(Note: This isn’t to say that supercomputers aren’t good for embarrassingly parallel problems too. A supercomputer has thousands and thousands of cores – more than enough to solve most problems fast. It’s just that in theory you have access to more cores in cloud computing, because you can just keep adding more machines. If you’re dealing with the volumes of data that Amazon or Google do, then this is an important distinction between cloud and super-computing.)


Concluding remarks

If you’re a typical weather/climate scientist, then well vectorised code written in a high-level language will run fast enough for pretty much any research problem you’d ever want to tackle. In other words, for most use cases speed depends most critically on how the code is written, not what language it’s written in or how/where it’s run. However, if you do find yourself tackling more complex problems, it’s important to be aware of the options available for speeding up your code and the level of complexity involved. Farming out an embarrassingly parallel problem to the four CPUs on your local machine is probably worth the small amount of time and effort involved in setting it up, whereas applying for access to cloud computing before you’ve exhausted the options of vectorisation and local parallel computing would probably not be a wise investment of your time, particularly if the speed increases aren’t going to be significant.



Leave a Comment
  1. Damien Irving / Aug 28 2014 12:13

    Additional note: In focusing on speed, one issue I haven’t considered in this post is that of memory. In many cases people analysing model data are limited by the fact that their input data array (e.g. 4D [time/latitude/longitude/level] over the entire globe) is too large for their computer to hold in memory. If your code runs fast enough, then the best solution is to simply break up the task into smaller temporal or spatial chunks. Supercomputing is also a useful solution in this case, because you’ll then be working on a machine with more RAM (you may also be able to get access to a machine with more RAM via cloud computing).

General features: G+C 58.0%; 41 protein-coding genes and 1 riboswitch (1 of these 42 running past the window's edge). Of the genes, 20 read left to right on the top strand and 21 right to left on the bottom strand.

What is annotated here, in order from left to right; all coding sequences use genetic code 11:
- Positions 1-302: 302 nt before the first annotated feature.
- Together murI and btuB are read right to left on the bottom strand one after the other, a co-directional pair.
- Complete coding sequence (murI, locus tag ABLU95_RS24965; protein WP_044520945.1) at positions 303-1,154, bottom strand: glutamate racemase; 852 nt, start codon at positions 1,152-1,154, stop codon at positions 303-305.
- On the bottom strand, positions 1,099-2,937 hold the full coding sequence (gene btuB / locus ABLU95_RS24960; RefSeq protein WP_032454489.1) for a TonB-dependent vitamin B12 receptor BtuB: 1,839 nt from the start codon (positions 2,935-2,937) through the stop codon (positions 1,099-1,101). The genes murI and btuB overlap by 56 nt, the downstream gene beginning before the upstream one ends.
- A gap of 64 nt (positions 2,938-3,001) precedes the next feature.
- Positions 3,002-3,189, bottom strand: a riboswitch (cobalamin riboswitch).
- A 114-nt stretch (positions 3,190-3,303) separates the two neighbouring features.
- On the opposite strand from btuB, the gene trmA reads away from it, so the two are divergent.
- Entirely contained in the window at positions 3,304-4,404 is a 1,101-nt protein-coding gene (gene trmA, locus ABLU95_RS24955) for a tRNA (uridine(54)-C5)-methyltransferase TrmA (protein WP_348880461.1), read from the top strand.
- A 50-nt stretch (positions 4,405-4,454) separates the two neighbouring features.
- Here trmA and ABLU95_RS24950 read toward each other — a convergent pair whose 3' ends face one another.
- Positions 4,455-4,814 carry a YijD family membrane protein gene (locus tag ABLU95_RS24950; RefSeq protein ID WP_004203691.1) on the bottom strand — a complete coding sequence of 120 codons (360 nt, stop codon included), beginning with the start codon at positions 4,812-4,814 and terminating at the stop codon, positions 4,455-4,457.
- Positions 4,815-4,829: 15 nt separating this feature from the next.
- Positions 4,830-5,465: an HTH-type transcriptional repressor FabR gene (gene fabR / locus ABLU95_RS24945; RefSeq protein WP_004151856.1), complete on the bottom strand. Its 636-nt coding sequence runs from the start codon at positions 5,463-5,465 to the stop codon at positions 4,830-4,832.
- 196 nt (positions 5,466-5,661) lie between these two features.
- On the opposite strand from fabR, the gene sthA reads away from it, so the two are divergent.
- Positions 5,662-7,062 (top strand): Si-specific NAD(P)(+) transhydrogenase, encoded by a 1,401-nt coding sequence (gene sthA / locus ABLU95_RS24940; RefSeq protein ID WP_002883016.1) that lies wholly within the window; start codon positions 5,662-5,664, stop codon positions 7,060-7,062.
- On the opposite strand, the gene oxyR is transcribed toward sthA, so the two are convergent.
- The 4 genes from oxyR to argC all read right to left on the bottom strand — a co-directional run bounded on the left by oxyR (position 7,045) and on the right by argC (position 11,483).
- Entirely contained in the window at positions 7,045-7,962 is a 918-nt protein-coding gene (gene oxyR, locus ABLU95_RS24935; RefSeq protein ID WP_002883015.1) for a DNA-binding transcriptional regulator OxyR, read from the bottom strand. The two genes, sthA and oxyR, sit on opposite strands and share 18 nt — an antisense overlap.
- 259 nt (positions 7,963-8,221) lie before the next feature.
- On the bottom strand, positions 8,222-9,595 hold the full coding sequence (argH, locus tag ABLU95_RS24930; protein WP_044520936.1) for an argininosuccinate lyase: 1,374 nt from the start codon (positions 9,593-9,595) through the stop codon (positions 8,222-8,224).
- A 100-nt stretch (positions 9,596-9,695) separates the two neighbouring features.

2. hypergeometric / Aug 28 2014 13:24

    Nice post. However, the optimizations mentioned will produce execution times which are constant multiples of what they were previously. That can be significant.

    However, much higher reductions in computation time can be had by reformulating the problem so it is of a lower order of computational complexity, and this demands rethinking the problem at the level of the problem.

    Even moreso, for those of us who do Bayesian hierarchical models, the time to completion of a run depends upon when the Gibbs sampler or MCMC engine converges, and that depends on how well-suited the model is for the data and process being studied. Nothing serves as well as a model innovation which speeds convergence. That said, it is important not to overly compromise. If the facts of the problem say a certain model is appropriate, the analyst needs to demand the model retains certain features which logic demands, however expensive computations are. Nevertheless, if a dataset is so computationally incompatible with a model, and the model is known to be physically realistic, that raises questions regarding the quality of the data, and perhaps those need to be either addressed or modeled as well as the physical or sampling model.

  3. Drew Whitehouse / Sep 9 2014 11:57

    Great article Damien. It’s probably worth pointing out that the term “vectorisation” in the context of supercomputing is a slightly different concept than what you’ve described here. It involves structuring code so that it is amenable to vectorisation on specialised hardware. Eg SSE instructions on x86 processors, but more traditionally it was for vector units on supercomputers. See

  4. hypergeometric / Sep 10 2014 02:39

    Reblogged this on Hypergeometric and commented:
    Some of the actual as opposed to imagined needs for concurrent computing.